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If someone double locked your front door and you couldn't get back in...

(10 Posts)
chicaguapa Wed 06-Mar-13 16:26:11

...would you expect them to pay to get the locks changed?

We rent our house and the LL arranged for someone to come and service the boiler this morning. He arrived as I was leaving for work so I let him in. DD came home from school and couldn't get in as the boilerman had double-locked it when he left. We all only use the Yale lock so none of us has a key for the Chubb lock as they are in the house.

DH has contacted the boilerman and he has put the spare keys the LL gave him through the LL's door. The LL doesn't have his phone switched on though we have left a voicemail and sent a text to say that we are locked out with two DC and really need to get in.

We had a joke saying that we hoped the LL hasn't gone on holiday (we know where he lives and he's not home either) but wondered who would be liable to pay for the locks to be changed if the LL can't let us in?

AgentProvocateur Wed 06-Mar-13 16:36:21

I think the onus would be in you to tell the workman not to double lock the door. If I was given keys for a property to do work and secure it afterwards, I'd lock all the doors properly. Have you checked that your contents insurance is valid if you're only using the Yale? Mine wouldn't be. It specifies the type of lock.

bran Wed 06-Mar-13 16:37:44

Message withdrawn at poster's request.

chicaguapa Wed 06-Mar-13 16:40:51

Agree that if he has keys, the workman should secure the property as well as he could. I just didn't even know he had a key! As far as I was concerned, I'd let him in the house as was arranged and he would just close the door when he left.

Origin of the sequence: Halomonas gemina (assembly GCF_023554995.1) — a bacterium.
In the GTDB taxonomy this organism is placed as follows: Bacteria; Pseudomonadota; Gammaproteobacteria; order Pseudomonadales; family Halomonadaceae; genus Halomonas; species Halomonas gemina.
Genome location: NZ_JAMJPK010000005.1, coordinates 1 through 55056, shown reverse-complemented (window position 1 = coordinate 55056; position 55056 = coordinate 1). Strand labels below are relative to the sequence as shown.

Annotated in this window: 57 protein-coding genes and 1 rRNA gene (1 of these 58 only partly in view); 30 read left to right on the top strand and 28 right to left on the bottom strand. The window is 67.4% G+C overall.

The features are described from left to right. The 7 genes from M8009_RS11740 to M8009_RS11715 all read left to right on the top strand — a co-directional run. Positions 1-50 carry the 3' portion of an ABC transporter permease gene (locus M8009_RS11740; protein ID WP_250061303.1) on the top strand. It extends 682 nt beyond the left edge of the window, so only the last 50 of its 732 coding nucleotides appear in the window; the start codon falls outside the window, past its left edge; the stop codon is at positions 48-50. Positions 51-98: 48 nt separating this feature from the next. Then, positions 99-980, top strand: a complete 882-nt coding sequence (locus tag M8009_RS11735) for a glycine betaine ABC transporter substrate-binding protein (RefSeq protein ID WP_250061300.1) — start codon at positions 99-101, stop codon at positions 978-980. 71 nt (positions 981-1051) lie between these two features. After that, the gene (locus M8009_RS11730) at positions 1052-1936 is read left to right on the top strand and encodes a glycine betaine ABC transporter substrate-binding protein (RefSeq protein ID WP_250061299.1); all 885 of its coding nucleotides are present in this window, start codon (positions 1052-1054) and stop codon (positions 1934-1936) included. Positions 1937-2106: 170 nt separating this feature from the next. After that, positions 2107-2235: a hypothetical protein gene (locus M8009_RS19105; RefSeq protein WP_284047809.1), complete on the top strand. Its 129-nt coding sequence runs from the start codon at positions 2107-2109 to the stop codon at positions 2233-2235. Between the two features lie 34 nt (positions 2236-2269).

You live and learn eh? hmm

Thingiebob Wed 06-Mar-13 16:41:49

You would be liable. Where are you now? Are you still locked out?

This happened to me once but I was locked in! It was a shared house and with only one Chubb key which the LL had given to the cleaner. Cleaner was unaware I was upstairs getting ready for work. In order to get out I had to climb out of a downstairs window onto the roof of the garage and in the process put my foot through the garage window.

I was still charged for breakage.

nickelbabe Wed 06-Mar-13 16:42:04

your insurance isn't valid if you have a mortice lock and don't use it.

chicaguapa Wed 06-Mar-13 16:49:09

It's a new build house, but not a high crime area.

We've never used the Chubb lock or said on insurance that we do. MIL works in insurance and said never put type of locks on your policy or a burglar alarm as if you forget to use it one day and you get burgled, you won't be covered. I was just wondering about who would have to pay for changing the locks in this instance. I guess it's difficult to apportion blame to either us, workman or LL who's presumably given keys to the workman without telling us.

Still locked out and waiting to hear from the LL.

I've been locked in in a similar situation to Thingiebob and couldn't get out at all. I had to spend the whole day in the house until my flat mate came home.

Jux Wed 06-Mar-13 16:59:29

I've locked myself out so many times over the years, but I've never changed locks. Once, I borrowed a ladder from a shop down the road and guy who beought it squeezed in through the bathroom quarterlight, once I managed to force the back door, and several times I called the fire brigade (that's what you did in my youth, btw).

You could call the fire brigade, but expect to wait and expect to be billed.

Are there no windows open even a crack?

Liskey Wed 06-Mar-13 17:08:03

Most insurance policies will have a minimum standard already written into the policy conditions - 5 lever mortise deadlocks and window locks as standards when I did it (10+ years ago!) might be worth checking to ensure your covered.

nickelbabe Wed 06-Mar-13 17:14:19

our insurance says minimum 5lever mortice locks.

In fact, when I had insurance on my own behalf in my house, the insurance stated that Yale type locks were not counted as sufficient security.

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